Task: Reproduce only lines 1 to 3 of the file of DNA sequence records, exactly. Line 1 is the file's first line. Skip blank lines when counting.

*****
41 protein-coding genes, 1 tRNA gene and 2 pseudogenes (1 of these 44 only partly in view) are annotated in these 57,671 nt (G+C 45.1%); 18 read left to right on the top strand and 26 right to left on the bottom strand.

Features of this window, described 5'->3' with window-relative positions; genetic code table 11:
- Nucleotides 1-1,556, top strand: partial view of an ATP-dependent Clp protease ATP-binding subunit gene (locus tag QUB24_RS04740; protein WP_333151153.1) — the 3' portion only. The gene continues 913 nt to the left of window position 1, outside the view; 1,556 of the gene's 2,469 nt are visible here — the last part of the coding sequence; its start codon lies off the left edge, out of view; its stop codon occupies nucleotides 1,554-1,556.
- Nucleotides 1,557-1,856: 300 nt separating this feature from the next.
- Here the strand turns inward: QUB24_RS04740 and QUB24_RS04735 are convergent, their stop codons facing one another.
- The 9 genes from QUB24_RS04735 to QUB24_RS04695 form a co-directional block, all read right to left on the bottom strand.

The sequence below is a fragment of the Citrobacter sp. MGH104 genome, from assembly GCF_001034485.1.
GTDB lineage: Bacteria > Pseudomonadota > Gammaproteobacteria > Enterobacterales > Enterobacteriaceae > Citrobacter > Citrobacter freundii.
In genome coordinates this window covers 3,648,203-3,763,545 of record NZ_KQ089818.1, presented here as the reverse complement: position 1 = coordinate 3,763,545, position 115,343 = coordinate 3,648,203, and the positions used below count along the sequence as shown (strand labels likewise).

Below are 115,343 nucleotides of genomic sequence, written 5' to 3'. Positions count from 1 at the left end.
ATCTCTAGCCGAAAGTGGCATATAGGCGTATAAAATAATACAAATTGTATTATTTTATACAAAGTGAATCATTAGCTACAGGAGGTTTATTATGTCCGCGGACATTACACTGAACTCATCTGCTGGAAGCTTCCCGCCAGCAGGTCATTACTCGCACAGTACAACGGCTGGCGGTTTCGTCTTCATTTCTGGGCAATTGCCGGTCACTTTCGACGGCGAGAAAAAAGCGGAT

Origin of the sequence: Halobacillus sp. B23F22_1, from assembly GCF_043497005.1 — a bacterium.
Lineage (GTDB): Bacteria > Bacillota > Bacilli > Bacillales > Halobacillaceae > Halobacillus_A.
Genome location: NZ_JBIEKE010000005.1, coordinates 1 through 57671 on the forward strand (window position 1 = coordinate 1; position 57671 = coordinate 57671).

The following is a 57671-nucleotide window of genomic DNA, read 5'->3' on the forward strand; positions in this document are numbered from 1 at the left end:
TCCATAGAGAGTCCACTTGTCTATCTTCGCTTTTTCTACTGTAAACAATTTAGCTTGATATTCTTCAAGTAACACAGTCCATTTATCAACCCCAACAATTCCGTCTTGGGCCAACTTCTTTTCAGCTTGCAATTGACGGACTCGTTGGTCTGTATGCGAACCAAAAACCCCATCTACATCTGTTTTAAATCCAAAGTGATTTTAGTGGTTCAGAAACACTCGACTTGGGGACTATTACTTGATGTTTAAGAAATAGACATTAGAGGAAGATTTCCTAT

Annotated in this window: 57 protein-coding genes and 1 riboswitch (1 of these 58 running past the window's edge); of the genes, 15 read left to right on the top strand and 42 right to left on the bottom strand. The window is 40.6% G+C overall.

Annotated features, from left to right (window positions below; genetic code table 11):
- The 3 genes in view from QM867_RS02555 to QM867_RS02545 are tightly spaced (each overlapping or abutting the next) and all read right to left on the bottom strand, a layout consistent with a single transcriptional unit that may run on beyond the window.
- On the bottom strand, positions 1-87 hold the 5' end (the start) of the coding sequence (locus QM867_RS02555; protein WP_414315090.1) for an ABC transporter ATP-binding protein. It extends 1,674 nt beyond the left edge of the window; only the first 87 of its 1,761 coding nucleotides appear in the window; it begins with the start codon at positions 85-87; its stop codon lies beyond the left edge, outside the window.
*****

41 protein-coding genes, 1 tRNA gene and 2 pseudogenes (1 of these 44 only partly in view) are annotated in these 57,671 nt (G+C 45.1%); 18 read left to right on the top strand and 26 right to left on the bottom strand.

Features of this window, described 5'->3' with window-relative positions; genetic code table 11:
- Nucleotides 1-1,556, top strand: partial view of an ATP-dependent Clp protease ATP-binding subunit gene (locus tag QUB24_RS04740; protein WP_333151153.1) — the 3' portion only. The gene continues 913 nt to the left of window position 1, outside the view; 1,556 of the gene's 2,469 nt are visible here — the last part of the coding sequence; its start codon lies off the left edge, out of view; its stop codon occupies nucleotides 1,554-1,556.